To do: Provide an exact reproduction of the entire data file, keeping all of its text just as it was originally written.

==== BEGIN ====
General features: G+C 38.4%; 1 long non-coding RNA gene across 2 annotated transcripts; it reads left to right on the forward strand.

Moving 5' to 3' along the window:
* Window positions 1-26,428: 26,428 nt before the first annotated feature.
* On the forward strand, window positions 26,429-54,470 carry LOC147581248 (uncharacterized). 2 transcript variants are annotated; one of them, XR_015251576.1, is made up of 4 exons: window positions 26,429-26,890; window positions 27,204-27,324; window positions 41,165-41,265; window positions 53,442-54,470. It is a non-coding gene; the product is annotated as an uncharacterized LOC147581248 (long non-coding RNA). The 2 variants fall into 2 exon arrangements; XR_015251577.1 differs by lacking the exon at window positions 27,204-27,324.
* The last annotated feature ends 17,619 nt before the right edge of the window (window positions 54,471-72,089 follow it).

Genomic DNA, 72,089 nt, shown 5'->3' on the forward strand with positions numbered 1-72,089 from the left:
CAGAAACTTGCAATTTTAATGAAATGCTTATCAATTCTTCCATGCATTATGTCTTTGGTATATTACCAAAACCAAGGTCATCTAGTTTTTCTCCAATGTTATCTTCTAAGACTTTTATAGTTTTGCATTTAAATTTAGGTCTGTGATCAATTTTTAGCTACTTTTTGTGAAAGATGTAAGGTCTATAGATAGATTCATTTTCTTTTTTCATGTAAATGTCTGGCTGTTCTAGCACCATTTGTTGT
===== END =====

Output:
General features: G+C 38.4%; 1 long non-coding RNA gene across 2 annotated transcripts; it reads left to right on the forward strand.

Moving 5' to 3' along the window:
* Window positions 1-26,428: 26,428 nt before the first annotated feature.
* On the forward strand, window positions 26,429-54,470 carry LOC147581248 (uncharacterized). 2 transcript variants are annotated; one of them, XR_015251576.1, is made up of 4 exons: window positions 26,429-26,890; window positions 27,204-27,324; window positions 41,165-41,265; window positions 53,442-54,470. It is a non-coding gene; the product is annotated as an uncharacterized LOC147581248 (long non-coding RNA). The 2 variants fall into 2 exon arrangements; XR_015251577.1 differs by lacking the exon at window positions 27,204-27,324.
* The last annotated feature ends 17,619 nt before the right edge of the window (window positions 54,471-72,089 follow it).

Genomic DNA, 72,089 nt, shown 5'->3' on the forward strand with positions numbered 1-72,089 from the left:
CAGAAACTTGCAATTTTAATGAAATGCTTATCAATTCTTCCATGCATTATGTCTTTGGTATATTACCAAAACCAAGGTCATCTAGTTTTTCTCCAATGTTATCTTCTAAGACTTTTATAGTTTTGCATTTAAATTTAGGTCTGTGATCAATTTTTAGCTACTTTTTGTGAAAGATGTAAGGTCTATAGATAGATTCATTTTCTTTTTTCATGTAAATGTCTGGCTGTTCTAGCACCATTTGTTGT